News | Student Life

During breaks, no place to go for student diners

  • FOOD FIGHT | Ferris Booth Commons is one of three dining halls open to students on meal plans. All three are closed during Thanksgiving break and other academic holidays, frustrating some students.

With all the dining halls on campus closed during fall break two weeks ago, twin sisters Ananda and India Gonzalez, CC ’16, ended up eating at the cheapest diners in the area, sometimes choosing to eat two instead of three meals a day to save money.

“It’s ridiculous,” Ananda Gonzalez said. “It’s not fair to our wallets. We’re college students who can’t always pay extra for food.”

Though the sisters won’t be around during Thanksgiving, many students who plan on remaining on campus are wondering where they will be able to eat this weekend.

Aubrey Alston, SEAS ’16, started an online petition in advance of fall break asking the administration to keep some dining halls open. The petition has received 60 signatures, largely from first-years.

“The current policies of Columbia Dining subject these students to undue burden,” Alston said.

“What are you supposed to do if you’re staying?” Brit Byrd, CC ’15, said. “I’m sure there are students who aren’t comfortable paying for a meal every day in this neighborhood for three days.”

But according to Vicki Dunn, executive director for Columbia Dining, keeping dining halls open during fall break, Thanksgiving, and spring break could increase meal plan costs for all students by an estimated 7 percent to cover operating and labor costs.

“When asked about operating dining during breaks, most students were not interested,” Dunn said in an email. She added that when Butler Café was open for part of fall break, there were only 200 customers per day, compared to about 2,000 during usual hours.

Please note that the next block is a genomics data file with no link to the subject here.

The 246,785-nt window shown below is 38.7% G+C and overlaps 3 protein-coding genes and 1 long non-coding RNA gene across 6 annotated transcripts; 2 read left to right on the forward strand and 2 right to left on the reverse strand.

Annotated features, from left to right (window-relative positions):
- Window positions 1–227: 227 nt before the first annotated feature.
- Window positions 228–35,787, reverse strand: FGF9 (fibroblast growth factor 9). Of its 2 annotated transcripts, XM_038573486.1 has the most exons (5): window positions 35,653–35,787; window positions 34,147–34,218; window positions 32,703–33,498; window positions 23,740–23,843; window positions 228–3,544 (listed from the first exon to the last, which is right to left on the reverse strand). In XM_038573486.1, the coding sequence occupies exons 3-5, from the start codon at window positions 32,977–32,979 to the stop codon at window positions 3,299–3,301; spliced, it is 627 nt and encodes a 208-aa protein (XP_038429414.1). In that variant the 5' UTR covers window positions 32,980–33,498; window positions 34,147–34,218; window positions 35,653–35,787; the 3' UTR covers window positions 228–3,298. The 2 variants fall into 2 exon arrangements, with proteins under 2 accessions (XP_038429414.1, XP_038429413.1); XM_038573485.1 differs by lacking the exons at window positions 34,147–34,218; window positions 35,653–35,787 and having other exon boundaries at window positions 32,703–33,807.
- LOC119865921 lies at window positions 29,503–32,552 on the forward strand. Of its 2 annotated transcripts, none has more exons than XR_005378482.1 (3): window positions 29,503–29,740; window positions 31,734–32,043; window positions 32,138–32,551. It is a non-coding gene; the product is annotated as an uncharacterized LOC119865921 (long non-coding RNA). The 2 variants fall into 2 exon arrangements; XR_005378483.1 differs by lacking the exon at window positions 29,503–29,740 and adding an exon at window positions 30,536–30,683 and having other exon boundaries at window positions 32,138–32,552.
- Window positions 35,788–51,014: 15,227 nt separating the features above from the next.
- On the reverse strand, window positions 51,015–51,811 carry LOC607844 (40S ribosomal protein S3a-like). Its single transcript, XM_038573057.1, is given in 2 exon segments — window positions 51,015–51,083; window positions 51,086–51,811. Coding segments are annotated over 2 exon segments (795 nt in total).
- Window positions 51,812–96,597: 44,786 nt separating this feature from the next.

Columbia College Student Council representative Peter Bailinson, CC ’16 and a Spectator development associate, said that students on financial aid are more likely to be unable to afford to travel home for breaks.

“Many of the students here over break are less likely to have the disposable income needed to get expensive food here in New York,” he said. “Some sort of stipulation could be made for these people who are on aid.”

However, Bailinson said he realizes keeping the dining halls open during breaks is not feasible because of the cost.

“It just doesn’t make sense,” he said.

Dunn said Flex was introduced as a way to allow students to eat off campus without directly impacting their wallets. However, Flex is charged to students’ accounts on top of meal plan costs.

“I don’t really use Flex … I end up using card or cash,” Theo Buchsbaum, CC ’14, said. “My allowance didn’t account for that.”

Bailinson said Flex is “great for students that are able to get financial help from their parents, but we’re not all that fortunate.” He said he is interested in an agreement with the financial aid office to introduce a Flex component into grants.

“We think that this could be a real solution that’s really helping some students who just can’t leave campus,” he said.

Harvard, Yale, and Cornell all have dining halls that are open for breaks. Dining plans at those schools, however, are between 10 percent and 25 percent more expensive than Columbia plans, Dunn said.

In the meantime, students say more advance notice about dining hall closures would help them plan their meals better. During his first year, “I came to fall break being half surprised,” Buchsbaum said.

“It’d be better if they made it known that the dining halls wouldn’t be open,” he said.

Bailinson said CCSC used Facebook and emails to inform students, but “we can’t be in contact with everyone,” he said. He said that the dining staff was also busy before fall break to prepare for Hurricane Sandy.

Over Thanksgiving, some students might be using the closure to explore the diverse culinary options of New York City.

“It gives us an opportunity to go out into the city and find other places to eat,” Leslie Ayuk-Takor, CC ’16, said. “I don’t think it’s that big a deal, actually.”

news@columbiaspectator.com

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rick131 posted on

Columbia, with its international reputation, drawing students and faculty from all over the world, needs to keep at least one on campus dining option open during vacations and breaks. I think the involved students would be willing to pay a little more, but something needs to be open. Many students can't afford to fly back home, especially on short breaks.